India has agreed to the new Maldives government’s request to withdraw about 75 Indian military personnel stationed on the islands to work on humanitarian operations, Maldives President Mohammad Muizzu claimed on Sunday, two days after he met Prime Minister Narendra Modi on the sidelines of the COP28 Climate Summit in Dubai. The move, that was demanded by Mr. Muizzu during his “India Out” election campaign slogan will come as a disappointment for New Delhi, that has been urging the Maldives to look at the utility of Indian personnel in the Maldives in the “proper perspective”.
“The Indian government has assured the people of Maldives that it will respect their decision regarding the withdrawal of Indian troops from Maldives,” the Maldives President’s office wrote in a tweet, quoting from Mr. Muizzu’s press conference earlier in the day after he returned from the UAE. Government sources on Sunday countered Mr. Muizzu’s claim, saying that the discussions were still “ongoing”, and that the “core group” announced after the Modi-Muizzu meeting would look into all aspects of whether the 75 Indian naval personnel currently working on Indian projects in the Maldives should stay or not.
The Ministry of External Affairs did not comment on the development. However, sources said that the issue of India’s platforms and personnel that work on Humanitarian Assistance and Disaster Relief (HADR) programmes was “briefly discussed” when the leaders met in Dubai. Significantly, the issue had not been mentioned directly in the readouts issued by both governments at the end of talks between Mr. Modi and President Muizzu on Friday, their first meeting since Mr. Muizzu took power. The Maldives Presidency had alluded to the subject of Indian troops in Maldives being discussed as it said they discussed cooperation on matters of “concern and sensitivities for the people of Maldives”. Mr. Muizzu’s statement on Sunday indicates, however, that he is not willing to budge on his demand despite the meeting with Mr. Modi. The Indian personnel issue has been contentious since Mr. Muizzu won presidential elections in October, ousting former President Ibu Solih who was seen as more India-friendly, and reiterates that he would go through with his campaign promise of “ensuring the Maldives’ sovereignty.”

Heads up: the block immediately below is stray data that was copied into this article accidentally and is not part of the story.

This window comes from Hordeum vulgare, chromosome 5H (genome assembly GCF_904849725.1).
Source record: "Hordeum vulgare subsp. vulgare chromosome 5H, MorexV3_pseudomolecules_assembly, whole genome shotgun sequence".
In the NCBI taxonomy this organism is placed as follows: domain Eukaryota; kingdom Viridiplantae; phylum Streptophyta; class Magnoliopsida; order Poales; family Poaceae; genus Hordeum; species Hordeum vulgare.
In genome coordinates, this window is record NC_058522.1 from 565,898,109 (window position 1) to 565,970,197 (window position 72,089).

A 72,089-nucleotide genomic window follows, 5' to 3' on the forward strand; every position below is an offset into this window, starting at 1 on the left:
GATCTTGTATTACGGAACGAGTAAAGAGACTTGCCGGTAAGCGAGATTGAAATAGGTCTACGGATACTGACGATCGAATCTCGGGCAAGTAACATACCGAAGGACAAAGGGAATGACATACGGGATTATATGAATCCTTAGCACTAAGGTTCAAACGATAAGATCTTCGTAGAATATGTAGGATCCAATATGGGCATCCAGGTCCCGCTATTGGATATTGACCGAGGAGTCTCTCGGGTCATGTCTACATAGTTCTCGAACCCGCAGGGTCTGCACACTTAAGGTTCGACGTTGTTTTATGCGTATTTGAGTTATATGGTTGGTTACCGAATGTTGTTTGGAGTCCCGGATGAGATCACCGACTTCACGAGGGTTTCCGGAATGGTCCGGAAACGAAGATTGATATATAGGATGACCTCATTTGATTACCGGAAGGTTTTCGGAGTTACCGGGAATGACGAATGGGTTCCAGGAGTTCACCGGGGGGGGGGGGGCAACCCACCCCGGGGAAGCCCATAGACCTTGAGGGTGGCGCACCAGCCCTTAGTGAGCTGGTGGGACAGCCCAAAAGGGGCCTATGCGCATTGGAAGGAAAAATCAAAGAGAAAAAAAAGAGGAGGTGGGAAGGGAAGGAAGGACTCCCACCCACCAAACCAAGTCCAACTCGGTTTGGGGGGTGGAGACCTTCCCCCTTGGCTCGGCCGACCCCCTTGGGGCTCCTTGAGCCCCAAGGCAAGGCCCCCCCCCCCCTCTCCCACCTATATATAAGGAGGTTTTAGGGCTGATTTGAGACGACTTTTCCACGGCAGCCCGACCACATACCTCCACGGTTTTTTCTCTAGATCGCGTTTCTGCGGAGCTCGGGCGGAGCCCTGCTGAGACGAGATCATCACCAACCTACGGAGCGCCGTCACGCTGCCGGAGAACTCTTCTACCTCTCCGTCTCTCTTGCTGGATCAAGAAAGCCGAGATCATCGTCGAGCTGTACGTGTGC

Government sources said the HADR operations, that require Indian personnel to operate and maintain them at present was an “important segment” of the bilateral development partnership.
“The continued usefulness of the Indian platforms as it was recognised in discussions needs to be looked at in a proper perspective,” the sources said, responding to Mr. Muizzu’s statement. “Discussions on how to keep them operational are ongoing. The core group that both sides have agreed to set up will look at details of how to take this forward,” the sources added.
Despite Mr. Muizzu’s statement, it remains to be seen whether the Maldives government will go through with its plans to ask all Indian personnel to leave Addu island where most of them work. Former President Abdullah Yameen had also demanded that all Indian military personnel stationed there would leave the Maldives, and his government held up renewals of all their visas. After months of negotiations, however, the personnel were allowed to stay, and have carried out a number of important operations to rescue survivors and provide food and potable water to those stuck since then. Sending back the personnel will be seen as an affront to India and an indicator that President Muizzu will not be as easy to engage for New Delhi as his predecessor Mr. Solih with his “India first” policy was. President Muizzu’s visit to Turkiye last week, his first bilateral visit anywhere had also raised eyebrows in India.